I’ve been enjoying John Kessel’s work ever since I bought my first ever science fiction magazine: a copy of Asimov’s from the mid-1980s that contained his brilliant story “The Pure Product.” A versatile, intelligent writer — and a great teacher — he’s one of those guys that makes me want to write stories. (See also his fantastic novels Good News from Outer Space and Corrupting Dr. Nice.) His collection The Baum Plan for Financial Indepence and Other Stories (2008), a beautifully packaged volume from Small Beer Press, gathers fourteen of his more recent stories.
This collection started a bit slowly for me with some atmospheric, “interstitial” fantasies before catching fire with his “Lunar Quartet,” a sequence of hard SF tales set on a matriarchal moon colony. Of the four, “Stories for Men” still stands out as the strongest, a thought-provoking and engrossing look at gender issues set in a thoroughly imagined lunar settlement. The other three stories in the sequence (“The Juniper Tree,” “Under the Lunchbox Tree,” and “Sunlight or Rock”) are also rewarding reads.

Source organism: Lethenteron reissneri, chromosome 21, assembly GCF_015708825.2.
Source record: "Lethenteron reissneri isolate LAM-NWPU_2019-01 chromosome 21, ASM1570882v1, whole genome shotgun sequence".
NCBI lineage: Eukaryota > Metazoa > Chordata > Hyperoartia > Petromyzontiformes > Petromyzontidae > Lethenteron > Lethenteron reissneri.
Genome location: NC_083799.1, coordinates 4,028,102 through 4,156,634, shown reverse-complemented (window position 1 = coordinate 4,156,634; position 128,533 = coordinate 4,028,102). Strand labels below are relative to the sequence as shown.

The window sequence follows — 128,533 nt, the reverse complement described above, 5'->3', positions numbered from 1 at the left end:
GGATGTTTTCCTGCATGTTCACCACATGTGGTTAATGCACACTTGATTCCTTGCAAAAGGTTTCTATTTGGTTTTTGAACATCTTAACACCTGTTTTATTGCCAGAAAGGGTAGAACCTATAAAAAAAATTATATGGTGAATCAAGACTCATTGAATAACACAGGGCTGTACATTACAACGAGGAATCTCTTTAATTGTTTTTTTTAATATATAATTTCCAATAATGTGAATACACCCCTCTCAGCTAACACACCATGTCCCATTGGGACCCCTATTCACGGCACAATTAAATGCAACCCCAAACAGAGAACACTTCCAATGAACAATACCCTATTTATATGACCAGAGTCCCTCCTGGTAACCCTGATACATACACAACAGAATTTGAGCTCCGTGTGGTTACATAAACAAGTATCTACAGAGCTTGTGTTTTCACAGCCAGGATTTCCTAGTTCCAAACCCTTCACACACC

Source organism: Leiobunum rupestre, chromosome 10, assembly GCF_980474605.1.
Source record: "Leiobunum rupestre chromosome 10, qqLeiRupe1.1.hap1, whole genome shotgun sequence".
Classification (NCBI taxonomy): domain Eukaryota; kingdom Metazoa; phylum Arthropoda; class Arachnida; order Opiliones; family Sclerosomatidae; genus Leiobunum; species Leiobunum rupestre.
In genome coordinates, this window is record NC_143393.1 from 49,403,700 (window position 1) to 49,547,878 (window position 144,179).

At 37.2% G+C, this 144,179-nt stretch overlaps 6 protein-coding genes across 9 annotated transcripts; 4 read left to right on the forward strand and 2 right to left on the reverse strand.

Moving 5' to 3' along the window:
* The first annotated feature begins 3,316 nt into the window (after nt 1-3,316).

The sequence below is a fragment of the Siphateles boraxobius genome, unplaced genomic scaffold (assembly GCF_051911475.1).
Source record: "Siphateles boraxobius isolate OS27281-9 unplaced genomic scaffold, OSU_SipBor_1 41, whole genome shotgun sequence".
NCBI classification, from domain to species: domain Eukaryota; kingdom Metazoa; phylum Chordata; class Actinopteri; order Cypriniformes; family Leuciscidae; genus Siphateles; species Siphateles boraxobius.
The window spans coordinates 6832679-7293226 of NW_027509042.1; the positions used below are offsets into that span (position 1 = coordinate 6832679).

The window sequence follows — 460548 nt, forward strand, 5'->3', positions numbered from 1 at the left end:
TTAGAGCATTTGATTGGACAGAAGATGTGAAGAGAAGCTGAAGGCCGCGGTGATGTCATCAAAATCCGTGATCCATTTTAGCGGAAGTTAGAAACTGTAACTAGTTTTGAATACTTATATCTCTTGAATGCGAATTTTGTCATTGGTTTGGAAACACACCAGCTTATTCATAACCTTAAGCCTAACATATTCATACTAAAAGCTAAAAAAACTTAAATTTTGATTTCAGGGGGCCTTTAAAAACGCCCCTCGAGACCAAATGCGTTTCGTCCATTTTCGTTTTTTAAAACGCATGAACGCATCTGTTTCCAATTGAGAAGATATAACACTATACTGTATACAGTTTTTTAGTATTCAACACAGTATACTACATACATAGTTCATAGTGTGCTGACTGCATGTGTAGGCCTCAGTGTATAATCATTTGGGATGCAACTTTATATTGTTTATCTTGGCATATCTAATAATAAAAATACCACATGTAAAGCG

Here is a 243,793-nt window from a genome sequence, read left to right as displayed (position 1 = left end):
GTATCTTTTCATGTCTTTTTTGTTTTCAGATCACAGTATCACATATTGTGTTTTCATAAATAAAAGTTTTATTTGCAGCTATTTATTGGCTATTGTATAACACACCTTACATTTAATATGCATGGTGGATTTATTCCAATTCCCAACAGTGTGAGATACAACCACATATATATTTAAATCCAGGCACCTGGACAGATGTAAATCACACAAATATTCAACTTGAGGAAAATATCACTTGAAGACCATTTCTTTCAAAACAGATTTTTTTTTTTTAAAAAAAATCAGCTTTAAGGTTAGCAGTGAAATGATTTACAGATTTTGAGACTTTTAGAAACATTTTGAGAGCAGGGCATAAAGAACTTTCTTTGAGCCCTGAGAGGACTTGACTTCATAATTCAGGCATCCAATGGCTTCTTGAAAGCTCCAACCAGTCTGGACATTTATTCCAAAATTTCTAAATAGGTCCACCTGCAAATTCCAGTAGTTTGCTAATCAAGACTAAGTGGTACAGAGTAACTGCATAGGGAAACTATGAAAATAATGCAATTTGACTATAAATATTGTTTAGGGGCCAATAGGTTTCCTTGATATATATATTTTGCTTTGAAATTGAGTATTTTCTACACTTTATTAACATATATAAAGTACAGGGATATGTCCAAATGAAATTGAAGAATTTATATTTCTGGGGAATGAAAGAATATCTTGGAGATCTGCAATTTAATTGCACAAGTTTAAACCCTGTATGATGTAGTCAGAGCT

More effective work follows: “The Snake Girl” is a compellingly written 1970s period piece set in upstate New York, about a misfit college student’s volatile love affair, and “It’s All True” is an enjoyable time travel story about a mid-twenty-first century talent recruiter who journeys back to the early 1940s to recruit Orson Welles.
The collection closes with one of Kessel’s more famous recent works, “Pride and Prometheus,” an effective mash-up of Jane Austen and Mary Shelley that delivers nicely on its premise, although it’s one of those recursive pieces more rewarding for insiders passionate about the source material. Even so, the collection felt back-weighted to me with stronger works, including my two favorites in the collection, “Powerless” and “The Last American.” “Powerless” is an amusing, clever metafiction about a regular schmoe’s attempts to develop an energy-generating Focault machine powered by the movement of the Earth; it’s a funny premise nicely realized (and with a terrific opening sentence).
Easily the most impressive story on offer, for me anyway, was “The Last American.” This compelling future history of the twenty-first century is written in the form of conventional book review of an “experiential” biography of the last American president, viewed through a decidedly posthuman lens. Probably too politically charged and pessimistic for the mainstream magazines, “The Last American” is one of those powerful, unique stories that left me wondering why I’d never heard of it. It packs a science fictional wallop and resolves with a perfect ending.